In light of the recent and ongoing pandemic, I place fingers to keyboard today to analyze and discuss changes that need to be made when housing and caring for the elderly. Discussing, the possibility that an elder cohousing model can provide a safe and healthy environment for our older generations, to live their fullest life, as time marches on.
We are an aging population! With advancements in healthcare, diet, exercise and improved living conditions for most. Individuals are living longer, fuller, lives.
Currently, the average life expectancy in the U.S stands at 78.93 years and 16% of people in the U.S are 65 and over. That is roughly 52.5 million people. WOW! Now that is a lot of people.
Now compare that to the death rates of COVID 19. As it stands today, 80%, yes 80% of all COVID and 83% of all influenza deaths are in people ages 65 and up. Now that is Scary? Yes, it is! How can this be reduced?
More statistics and numbers can be found on these two informative sites.
Why does it hit these age groups the hardest? Firstly, it is because as we age our immune system weakens and underlying factors start to appear. Such as heart disease, decreased lung function, type 2 diabetes, dementia and so forth. Therefore, our bodies find it harder and harder to fight off viruses as they attack?
Let us look at how the “modern” long-term care facility (LTCF) is set up. We have common areas, communal places to meet, eat, relax. Therefore, the transmission of “common’ pathogens is extremely high. This basically means, our current elder care set up is a hot bed for virus transmission.
“Today there are 48 million seniors in the U.S., and while only about 3% of them reside in assisted living facilities, this equates to more than 1.4 million “at-risk” people living in communal environments in which disease can spread quickly.” TIME Magazine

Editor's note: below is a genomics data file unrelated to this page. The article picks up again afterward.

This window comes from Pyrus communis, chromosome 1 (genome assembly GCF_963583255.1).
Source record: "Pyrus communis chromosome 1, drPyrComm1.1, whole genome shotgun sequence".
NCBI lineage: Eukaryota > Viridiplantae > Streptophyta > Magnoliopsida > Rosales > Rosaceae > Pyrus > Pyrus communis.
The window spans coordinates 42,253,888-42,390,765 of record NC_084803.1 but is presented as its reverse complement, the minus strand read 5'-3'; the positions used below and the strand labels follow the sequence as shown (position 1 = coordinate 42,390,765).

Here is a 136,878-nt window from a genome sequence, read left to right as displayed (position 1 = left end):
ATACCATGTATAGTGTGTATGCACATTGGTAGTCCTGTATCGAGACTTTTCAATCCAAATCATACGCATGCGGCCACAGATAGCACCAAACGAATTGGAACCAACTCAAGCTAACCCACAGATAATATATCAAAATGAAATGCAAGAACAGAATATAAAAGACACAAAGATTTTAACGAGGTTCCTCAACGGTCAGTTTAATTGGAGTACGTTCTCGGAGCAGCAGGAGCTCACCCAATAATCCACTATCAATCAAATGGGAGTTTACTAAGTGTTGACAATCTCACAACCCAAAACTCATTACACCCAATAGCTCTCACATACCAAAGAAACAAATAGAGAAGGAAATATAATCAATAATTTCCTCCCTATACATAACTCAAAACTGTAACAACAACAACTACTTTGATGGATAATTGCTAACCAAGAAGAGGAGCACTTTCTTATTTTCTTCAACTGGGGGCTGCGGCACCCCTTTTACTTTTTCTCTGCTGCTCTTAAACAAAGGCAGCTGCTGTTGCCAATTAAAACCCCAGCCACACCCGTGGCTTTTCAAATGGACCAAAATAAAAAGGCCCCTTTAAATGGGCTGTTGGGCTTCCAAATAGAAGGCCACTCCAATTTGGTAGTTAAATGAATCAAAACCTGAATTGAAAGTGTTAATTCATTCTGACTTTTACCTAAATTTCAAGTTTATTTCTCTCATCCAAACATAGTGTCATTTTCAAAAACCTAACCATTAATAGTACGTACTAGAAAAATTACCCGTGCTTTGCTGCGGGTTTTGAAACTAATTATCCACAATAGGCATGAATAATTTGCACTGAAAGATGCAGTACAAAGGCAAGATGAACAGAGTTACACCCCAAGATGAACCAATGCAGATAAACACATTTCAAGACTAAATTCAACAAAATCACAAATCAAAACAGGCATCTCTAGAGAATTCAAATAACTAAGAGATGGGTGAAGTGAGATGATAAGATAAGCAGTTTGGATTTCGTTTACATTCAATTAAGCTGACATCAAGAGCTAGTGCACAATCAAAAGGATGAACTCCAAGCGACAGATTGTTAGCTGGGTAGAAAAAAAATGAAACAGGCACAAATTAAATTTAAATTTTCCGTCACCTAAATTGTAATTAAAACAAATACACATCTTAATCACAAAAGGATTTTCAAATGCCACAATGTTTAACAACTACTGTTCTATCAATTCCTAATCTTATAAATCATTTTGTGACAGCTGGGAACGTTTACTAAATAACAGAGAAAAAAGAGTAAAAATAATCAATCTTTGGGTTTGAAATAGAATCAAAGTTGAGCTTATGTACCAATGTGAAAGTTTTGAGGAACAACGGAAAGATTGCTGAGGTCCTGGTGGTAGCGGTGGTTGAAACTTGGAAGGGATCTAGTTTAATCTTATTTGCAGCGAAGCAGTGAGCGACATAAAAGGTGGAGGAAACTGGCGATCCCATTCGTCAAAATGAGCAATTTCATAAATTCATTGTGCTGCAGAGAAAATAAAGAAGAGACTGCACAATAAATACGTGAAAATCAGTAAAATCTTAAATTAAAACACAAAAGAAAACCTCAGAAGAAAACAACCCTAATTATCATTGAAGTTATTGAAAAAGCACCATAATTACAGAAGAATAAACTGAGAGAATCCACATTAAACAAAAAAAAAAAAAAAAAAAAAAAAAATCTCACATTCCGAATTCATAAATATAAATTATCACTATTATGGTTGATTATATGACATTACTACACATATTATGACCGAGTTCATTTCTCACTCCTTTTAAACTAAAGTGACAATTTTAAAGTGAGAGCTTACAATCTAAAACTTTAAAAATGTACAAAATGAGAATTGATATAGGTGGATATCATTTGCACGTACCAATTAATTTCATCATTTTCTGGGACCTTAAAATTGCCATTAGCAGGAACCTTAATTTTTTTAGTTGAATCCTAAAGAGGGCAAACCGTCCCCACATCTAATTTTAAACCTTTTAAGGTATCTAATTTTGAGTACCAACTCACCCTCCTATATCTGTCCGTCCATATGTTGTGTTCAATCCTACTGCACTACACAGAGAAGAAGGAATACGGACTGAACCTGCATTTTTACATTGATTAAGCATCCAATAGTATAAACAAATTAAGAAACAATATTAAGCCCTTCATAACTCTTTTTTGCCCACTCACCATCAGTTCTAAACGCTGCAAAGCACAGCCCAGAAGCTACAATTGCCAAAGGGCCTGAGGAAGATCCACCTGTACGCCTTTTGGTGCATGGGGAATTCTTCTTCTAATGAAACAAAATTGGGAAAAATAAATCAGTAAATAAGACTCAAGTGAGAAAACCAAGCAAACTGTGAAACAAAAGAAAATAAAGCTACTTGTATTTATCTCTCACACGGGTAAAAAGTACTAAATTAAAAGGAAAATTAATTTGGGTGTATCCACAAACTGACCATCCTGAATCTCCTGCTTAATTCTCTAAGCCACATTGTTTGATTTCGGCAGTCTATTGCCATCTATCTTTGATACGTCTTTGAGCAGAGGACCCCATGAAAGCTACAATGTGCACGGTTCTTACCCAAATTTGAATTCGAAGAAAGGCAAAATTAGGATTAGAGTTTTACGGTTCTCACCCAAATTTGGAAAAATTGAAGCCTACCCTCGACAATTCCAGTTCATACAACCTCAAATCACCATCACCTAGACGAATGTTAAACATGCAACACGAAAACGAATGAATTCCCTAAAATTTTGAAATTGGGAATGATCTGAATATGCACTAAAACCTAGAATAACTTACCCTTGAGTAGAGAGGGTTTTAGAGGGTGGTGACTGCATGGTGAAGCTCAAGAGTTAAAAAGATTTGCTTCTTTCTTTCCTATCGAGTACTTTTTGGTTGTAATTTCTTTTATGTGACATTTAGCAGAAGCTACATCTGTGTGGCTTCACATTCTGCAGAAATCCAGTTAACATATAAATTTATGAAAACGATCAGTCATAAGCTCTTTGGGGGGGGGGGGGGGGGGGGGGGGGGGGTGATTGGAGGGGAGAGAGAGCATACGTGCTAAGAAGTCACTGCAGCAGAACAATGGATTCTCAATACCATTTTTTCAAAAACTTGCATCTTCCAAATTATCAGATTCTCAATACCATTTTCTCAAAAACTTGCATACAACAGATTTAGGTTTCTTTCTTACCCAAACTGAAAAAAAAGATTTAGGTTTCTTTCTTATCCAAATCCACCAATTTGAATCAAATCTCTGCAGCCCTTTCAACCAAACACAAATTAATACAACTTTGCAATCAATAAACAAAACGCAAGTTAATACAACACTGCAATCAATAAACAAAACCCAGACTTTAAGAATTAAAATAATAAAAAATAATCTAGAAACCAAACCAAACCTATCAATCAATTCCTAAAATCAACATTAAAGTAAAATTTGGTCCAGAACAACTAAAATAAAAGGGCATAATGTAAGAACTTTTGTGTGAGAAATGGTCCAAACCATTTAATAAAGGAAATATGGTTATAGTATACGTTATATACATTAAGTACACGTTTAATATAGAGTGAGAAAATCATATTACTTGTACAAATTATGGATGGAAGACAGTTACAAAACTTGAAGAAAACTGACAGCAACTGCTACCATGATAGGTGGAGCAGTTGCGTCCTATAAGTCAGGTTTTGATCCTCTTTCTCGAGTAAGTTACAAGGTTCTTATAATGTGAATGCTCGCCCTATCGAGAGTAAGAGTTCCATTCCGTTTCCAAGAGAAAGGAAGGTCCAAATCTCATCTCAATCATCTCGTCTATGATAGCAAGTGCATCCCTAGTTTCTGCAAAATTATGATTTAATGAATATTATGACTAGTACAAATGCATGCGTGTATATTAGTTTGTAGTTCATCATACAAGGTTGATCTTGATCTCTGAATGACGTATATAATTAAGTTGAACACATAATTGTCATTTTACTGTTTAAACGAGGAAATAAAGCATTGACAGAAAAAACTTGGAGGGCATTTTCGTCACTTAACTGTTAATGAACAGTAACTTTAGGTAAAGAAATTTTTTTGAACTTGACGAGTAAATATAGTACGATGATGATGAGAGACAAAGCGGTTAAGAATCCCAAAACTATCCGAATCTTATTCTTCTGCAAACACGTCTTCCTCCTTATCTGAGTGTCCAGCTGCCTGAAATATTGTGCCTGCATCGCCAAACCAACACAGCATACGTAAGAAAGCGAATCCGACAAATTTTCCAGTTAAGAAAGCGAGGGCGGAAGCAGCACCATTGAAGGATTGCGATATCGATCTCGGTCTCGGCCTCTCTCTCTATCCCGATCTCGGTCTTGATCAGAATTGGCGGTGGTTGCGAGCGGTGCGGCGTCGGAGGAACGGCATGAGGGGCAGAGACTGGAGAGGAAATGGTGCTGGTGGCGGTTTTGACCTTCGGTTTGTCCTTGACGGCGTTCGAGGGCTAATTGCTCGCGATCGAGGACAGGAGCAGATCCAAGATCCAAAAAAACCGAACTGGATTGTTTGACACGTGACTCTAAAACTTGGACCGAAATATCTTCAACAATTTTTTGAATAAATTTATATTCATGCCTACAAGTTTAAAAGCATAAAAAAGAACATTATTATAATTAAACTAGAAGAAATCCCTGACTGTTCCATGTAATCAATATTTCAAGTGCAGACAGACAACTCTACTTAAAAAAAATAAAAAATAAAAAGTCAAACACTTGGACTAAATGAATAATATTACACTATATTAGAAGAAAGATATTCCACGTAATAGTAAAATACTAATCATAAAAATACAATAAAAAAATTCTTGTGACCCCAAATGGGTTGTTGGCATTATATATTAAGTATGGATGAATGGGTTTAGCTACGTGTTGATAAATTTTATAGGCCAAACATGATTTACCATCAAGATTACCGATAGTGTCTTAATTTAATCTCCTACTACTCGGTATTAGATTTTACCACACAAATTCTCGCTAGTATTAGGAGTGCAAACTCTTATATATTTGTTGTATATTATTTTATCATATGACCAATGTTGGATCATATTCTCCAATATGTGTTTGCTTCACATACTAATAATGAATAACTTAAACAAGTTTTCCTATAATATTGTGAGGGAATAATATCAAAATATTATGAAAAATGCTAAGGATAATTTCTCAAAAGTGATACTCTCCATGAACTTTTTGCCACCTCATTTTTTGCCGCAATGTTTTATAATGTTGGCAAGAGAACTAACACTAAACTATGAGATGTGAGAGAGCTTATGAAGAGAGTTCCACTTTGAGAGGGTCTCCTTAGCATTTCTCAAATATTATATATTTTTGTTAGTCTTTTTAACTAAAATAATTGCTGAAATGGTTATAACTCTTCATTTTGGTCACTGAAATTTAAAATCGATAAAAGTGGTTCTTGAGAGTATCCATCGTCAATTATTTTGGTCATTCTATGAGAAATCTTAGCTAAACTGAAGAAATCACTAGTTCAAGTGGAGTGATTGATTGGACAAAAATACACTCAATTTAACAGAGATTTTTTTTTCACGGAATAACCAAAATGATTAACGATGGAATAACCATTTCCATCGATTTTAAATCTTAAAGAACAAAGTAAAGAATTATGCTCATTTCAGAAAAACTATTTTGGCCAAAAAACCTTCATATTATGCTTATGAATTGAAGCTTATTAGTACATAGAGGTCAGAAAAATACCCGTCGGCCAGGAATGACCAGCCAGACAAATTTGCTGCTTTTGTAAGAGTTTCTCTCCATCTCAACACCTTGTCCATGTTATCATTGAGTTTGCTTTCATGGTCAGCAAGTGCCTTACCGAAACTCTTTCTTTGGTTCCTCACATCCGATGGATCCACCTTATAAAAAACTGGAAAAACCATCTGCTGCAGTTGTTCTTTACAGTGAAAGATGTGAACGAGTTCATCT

Now let’s recognize the fact, that as we age, increased ailments start surface. Therefore, we will not see just one doctor, but maybe multiple doctors. Which in turn means multiple “common” waiting rooms with a wealth of other people and an increased risk of virus transmission.
One thing, that the pandemic has starkly highlighted, is how families have been split apart. With social distancing, lock downs and stay at home orders, families have been severely segregated, at a time when they desperately need to be together. Resulting in loneliness, depression and can severely impact an individual’s wellbeing, contributing to mental and physical decline.
So, taking all of this into consideration, how can we improve on the current situation? We can either, try to amend the current system, or we can invent something new? A new way of elderly living, using thoughtful design and community planning?
One such solution is the Elder Cohousing model. Where eco responsible, sustainable and self-sufficient communities are built. Everyone has a role to play, numbers are limited, therefore, one can reduce the introduction and cross infection of pathogens.
“If a member of an elder cohousing project needs care at some point in their journey, they continue to live at the site for as long as possible amongst family and friends. Members are expected to help provide for one another; some will hire in-home care or employ caregivers for those who are in need.